By Daniel Mulhall
7:30AM BST 01 Aug 2014
At Dublin’s Glasnevin Cemetery yesterday, a significant event took place: the
unveiling of a Cross of Sacrifice erected in conjunction with the
Commonwealth War Graves Commission. In a cemetery associated with
Ireland’s patriot dead, this new monument represents an important symbolic
reflection of changed Irish attitudes towards the First World War.
The Irish memory of the War has always been complicated by the fact that the
founding moment of the independent Irish State occurred during it, but not
on the Somme or at Gallipoli. It took place in Dublin with the Easter Rising
of 1916. This means that memories of the Western Front have had to vie with
those of Dublin’s General Post Office for the attention of the Irish public.
And Easter 1916, a specifically Irish event directly connected with the
emergence of our independent state, naturally won.
Growing up in the Ireland of the Sixties, I was aware that my paternal
grandfather had been a veteran of our war of independence. I also recall
knowing a great uncle on my mother’s side who had fought in British uniform
on the Somme.
One hundred years after its outbreak, it is now possible to cast a calm eye on
Irish involvement in the war. The first thing to be said is that Irish
participation was extensive. The numbers of Irish combatants and fatalities
are uncertain, because many Irishmen joined non-Irish regiments in Britain,
Australia, New Zealand, Canada and the US, while the Irish regiments often
contained soldiers not born in Ireland. What is clear is that several
hundred thousand Irishmen fought in the war and between 40,000 and 50,000
died. Many more would have been wounded or traumatised by the conflict.
When war broke out, there were eight Irish regiments containing 30,000
soldiers and an equal number of reservists who were part of the regular
British army. Men from these units formed part of the British Expeditionary
Force dispatched to France in August 1914, where they saw service in the
Battle of Mons and later at the Marne, one of the war’s defining early
battles. By the end of 1914, it is estimated that at least 8,000 Irishmen –
from the Dublin, Iniskilling & Munster Fusiliers, from the Royal Irish
Regiment and the Royal Irish Rifles – had already died on Europe’s
Most of the Irish who fought and died in the war were not regular soldiers,
but men from all parts of Ireland and all political creeds who volunteered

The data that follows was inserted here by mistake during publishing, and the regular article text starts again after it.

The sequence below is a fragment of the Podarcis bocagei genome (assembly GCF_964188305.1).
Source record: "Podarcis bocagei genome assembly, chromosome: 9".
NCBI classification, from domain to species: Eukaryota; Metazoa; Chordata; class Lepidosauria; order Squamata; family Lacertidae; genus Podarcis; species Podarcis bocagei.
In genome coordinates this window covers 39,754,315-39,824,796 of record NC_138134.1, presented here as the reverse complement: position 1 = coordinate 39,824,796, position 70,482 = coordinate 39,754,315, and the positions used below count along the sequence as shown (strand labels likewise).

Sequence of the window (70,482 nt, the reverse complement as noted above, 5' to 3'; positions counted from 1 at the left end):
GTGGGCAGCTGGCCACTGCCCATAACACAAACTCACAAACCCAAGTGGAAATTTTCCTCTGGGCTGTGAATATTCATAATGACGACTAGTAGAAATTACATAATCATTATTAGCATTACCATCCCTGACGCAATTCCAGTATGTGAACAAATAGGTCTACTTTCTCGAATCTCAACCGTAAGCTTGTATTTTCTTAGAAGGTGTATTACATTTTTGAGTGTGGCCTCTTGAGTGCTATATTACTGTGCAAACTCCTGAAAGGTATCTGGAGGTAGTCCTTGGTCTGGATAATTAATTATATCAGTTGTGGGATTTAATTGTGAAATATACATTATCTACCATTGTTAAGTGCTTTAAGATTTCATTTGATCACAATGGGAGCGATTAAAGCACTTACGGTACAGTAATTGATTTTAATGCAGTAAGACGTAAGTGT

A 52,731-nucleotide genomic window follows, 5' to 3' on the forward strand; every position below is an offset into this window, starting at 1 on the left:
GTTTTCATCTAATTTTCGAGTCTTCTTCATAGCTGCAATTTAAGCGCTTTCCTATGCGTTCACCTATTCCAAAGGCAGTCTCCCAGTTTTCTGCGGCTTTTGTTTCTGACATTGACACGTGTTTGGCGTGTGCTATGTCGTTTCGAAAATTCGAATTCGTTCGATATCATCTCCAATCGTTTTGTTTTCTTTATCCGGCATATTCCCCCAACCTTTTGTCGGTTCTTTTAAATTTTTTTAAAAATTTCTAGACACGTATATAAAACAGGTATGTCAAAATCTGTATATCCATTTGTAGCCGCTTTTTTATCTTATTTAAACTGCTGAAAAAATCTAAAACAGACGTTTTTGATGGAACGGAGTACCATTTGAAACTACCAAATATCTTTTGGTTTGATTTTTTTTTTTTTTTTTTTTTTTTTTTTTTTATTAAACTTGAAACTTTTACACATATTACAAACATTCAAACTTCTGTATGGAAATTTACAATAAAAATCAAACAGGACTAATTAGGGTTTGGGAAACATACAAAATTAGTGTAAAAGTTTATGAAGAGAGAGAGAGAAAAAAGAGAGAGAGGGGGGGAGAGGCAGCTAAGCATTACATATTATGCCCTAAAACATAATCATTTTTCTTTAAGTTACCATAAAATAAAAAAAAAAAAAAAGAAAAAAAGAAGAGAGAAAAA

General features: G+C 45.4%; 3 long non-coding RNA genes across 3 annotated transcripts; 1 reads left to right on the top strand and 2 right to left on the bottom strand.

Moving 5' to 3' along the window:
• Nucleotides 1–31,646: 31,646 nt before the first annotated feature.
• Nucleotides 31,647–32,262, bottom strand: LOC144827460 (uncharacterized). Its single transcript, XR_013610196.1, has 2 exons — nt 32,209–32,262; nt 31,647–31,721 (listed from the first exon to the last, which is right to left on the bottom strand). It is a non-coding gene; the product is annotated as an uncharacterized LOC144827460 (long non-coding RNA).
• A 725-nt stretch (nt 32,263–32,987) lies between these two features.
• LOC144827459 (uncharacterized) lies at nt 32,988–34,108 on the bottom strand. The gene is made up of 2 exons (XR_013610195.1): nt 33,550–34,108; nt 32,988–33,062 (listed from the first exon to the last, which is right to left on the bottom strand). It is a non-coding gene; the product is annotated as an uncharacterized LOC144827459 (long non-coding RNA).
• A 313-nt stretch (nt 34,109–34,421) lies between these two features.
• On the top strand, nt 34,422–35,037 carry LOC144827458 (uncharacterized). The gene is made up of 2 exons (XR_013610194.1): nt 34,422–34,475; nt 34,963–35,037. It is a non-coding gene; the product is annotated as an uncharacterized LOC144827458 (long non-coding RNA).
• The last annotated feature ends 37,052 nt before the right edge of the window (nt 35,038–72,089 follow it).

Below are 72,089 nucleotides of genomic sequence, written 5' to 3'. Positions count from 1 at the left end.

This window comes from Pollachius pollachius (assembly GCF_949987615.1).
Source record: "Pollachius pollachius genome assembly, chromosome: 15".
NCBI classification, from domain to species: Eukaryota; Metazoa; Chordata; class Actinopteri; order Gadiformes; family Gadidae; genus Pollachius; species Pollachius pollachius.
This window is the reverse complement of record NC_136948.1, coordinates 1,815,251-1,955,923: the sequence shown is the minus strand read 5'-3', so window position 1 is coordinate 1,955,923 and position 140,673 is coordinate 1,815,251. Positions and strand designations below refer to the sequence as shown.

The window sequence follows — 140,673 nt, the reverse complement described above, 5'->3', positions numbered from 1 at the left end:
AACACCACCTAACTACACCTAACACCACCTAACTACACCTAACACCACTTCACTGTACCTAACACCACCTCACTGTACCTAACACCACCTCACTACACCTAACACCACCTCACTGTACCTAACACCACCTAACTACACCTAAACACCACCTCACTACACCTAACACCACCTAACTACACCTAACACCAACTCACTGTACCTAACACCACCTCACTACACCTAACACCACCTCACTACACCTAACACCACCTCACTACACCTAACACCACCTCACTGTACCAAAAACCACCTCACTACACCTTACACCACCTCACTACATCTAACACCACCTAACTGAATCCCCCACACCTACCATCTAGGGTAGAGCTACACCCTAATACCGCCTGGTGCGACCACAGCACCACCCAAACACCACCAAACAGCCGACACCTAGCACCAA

for service during the war. In early August 1914, mass Irish participation
in the war could not have been guaranteed, for Ireland was in a state of
tension on account of divisions between nationalists and unionists over
Irish Home Rule. Until late July 1914, Britain was preoccupied with the
Irish Home Rule crisis rather than the fallout from the assassinations in
Sarajevo. In Ireland, a sense of grievance ran high about the manner in
which Home Rule had been blocked and, on 29 July 1914, 200,000 people turned
out in Dublin for the funerals of four civilians killed by British soldiers
a few days earlier.
As soon as war was declared, the Irish parliamentary party leader John Redmond
gave his full backing to the British war effort and urged his followers to
enlist for service. Redmond felt genuine admiration for the heroism of the
Belgian people and believed there was no sacrifice “which Ireland would
not be willing to make to come to their assistance”. Many Irish
nationalists answered Redmond’s call to arms for the defence of Catholic
Once the war settled into its grim stride, three Irish Divisions were deployed
– the 10th, the 16th and the 36th. The 10th Irish Division suffered huge
casualties during the Dardanelles campaign, losing almost half of its 17,000
men, and also saw action in the Balkans.
1916 was a crucial year for Ireland, with the Easter Rising and the Battle of
the Somme, where the mainly Irish nationalist 16th Division and the
Ulstermen of the 36th Division fought side by side.
Many prominent Irishmen were lost in battle, including Willie Redmond, brother
of the nationalist leader. There were also Irish war poets, two of whom, Tom
Kettle and Francis Ledwidge deserve a mention.
Kettle had been an MP for a number of years and in August 1914 was in Belgium
trying to purchase arms for the nationalist Irish volunteers. Witnessing the
invasion of Belgium and the destruction Louvain, he concluded that the war
was a struggle between enlightened European values and Prussian militarism.
He enlisted in the Dublin Fusiliers and days before his death in September
1916 he wrote a poem to his daughter in which he explained his motivations.
He assured her that he had:
Died not for flag, nor King, nor Emperor, —
But for a dream, born in a herdsman’s shed,
And for the secret Scripture of the poor.
Francis Ledwidge, a talented writer from County Meath, who admired the leaders
of the Easter Rising, wrote poems from the World War battlefields as well as
poems in honour those who fought in Dublin in Easter 1916. In spite of his
strong nationalist sympathies, Ledwidge returned to the Western Front and
was killed at Ypres in July 1917.
Perhaps the best insight into the Irish who fought in the 1914-1918 war is
provided in a note left behind by Willie Redmond in which he said that: “in
joining the Irish Brigade and going to France, I sincerely believed, as all
Irish soldiers do, that I was doing my best for the welfare of Ireland in
By the time the war came to an end, Ireland had undergone dramatic political
change and the Irish Party was all but wiped out in the General Election of
1918 by the heirs to the Easter Rising, but that’s a story for another day.
Daniel Mulhall is Ireland’s Ambassador in London
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